choice of matte or photo black (for matte (fiber-based) or RC papers,
respectively). It is better suited for B&W than the 2000P, but it still
has some metamerism (change in appearance under different light sources).
Its roll paper holder has an automatic cutter (a big improvement
over the flimsy piece of trash that passed for the 1270 roll holder). It
also has a special feeding slot for thick fine art papers.
Ultrachrome printers have been a tremendous
commercial success. As a result, several models are now available.
7600 and 9600
$2,995 for the 24 inch wide 7600 and
for the 44 inch wide 9600. Cheap
if you're a professional who does a high volume of work.
Serious competition for LightJet printers at a fraction the price. 110
or 220 ml ink cartridges are more economical than the 18 ml cartridges
in the 2200. 4 picoliter droplet size. The main drawback is large amount
of ink wasted when you switch between black cartridges (not a problem with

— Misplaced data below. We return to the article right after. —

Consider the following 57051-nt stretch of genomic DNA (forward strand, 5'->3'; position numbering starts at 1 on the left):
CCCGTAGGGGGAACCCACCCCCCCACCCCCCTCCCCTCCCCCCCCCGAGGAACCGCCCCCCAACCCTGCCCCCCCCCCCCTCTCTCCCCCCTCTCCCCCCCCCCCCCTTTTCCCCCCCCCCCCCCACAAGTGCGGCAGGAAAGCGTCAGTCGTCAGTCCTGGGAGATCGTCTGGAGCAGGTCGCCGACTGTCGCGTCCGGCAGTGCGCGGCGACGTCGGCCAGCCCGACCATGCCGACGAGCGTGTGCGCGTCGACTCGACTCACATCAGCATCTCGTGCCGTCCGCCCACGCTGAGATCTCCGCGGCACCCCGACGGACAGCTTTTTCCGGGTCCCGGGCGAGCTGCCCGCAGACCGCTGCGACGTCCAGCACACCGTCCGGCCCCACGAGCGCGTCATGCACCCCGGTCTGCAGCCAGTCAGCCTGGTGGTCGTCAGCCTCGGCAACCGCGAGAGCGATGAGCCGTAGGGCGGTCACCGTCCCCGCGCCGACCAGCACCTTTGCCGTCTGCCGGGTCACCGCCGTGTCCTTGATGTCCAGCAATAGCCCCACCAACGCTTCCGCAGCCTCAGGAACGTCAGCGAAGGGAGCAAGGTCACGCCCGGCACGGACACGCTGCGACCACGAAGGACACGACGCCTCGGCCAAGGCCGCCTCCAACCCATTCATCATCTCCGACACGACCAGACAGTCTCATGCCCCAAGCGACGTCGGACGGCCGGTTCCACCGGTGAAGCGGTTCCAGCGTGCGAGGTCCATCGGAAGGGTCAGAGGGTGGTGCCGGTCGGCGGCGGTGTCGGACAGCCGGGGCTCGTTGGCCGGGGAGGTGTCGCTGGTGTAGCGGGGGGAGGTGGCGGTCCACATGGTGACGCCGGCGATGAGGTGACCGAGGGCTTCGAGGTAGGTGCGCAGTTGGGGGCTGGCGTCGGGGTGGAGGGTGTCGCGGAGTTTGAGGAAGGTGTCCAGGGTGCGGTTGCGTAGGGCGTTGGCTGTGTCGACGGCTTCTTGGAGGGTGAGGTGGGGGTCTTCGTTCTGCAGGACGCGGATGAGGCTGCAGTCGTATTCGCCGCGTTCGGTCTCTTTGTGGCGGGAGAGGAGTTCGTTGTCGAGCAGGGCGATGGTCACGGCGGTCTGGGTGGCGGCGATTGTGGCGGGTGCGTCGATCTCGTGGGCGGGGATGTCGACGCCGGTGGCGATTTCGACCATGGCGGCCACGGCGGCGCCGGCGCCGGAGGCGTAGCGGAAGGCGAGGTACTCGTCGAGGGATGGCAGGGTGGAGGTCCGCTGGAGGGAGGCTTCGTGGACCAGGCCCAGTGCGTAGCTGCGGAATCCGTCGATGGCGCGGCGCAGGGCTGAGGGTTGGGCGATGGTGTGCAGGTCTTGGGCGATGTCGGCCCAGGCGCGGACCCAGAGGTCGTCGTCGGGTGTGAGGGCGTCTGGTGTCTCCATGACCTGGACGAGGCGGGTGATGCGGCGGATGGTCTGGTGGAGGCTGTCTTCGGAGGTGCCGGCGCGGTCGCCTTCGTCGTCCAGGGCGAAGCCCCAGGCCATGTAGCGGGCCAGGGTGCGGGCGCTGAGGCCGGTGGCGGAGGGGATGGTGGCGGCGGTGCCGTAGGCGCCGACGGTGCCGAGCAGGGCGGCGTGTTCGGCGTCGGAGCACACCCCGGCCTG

the 2200 or 4000).
Stylus Pro 4000 Available January 2004 for $1800. An industrial-strength
(85 lbs!) A 17 inch wide printer with 8 ink cartridges. Uses 110 or 220
ml ink cartridges. Both black cartridges are installed; the appropriate
one is automatically selected. 3.5 picoliter droplet
size. It has generated a good bit of excitement: Read previews from
Reichmann | Photo-i.
I bought a 2200 in September 2002 and gave
the trusty 1270 to my son (it seems to have worn out since he got it).
It does a superb job. I'll continue to add material as time goes on. Some
links to the Ultrachrome printers are,
Stylus Pro R800 Available early 2004. The 8-color 8½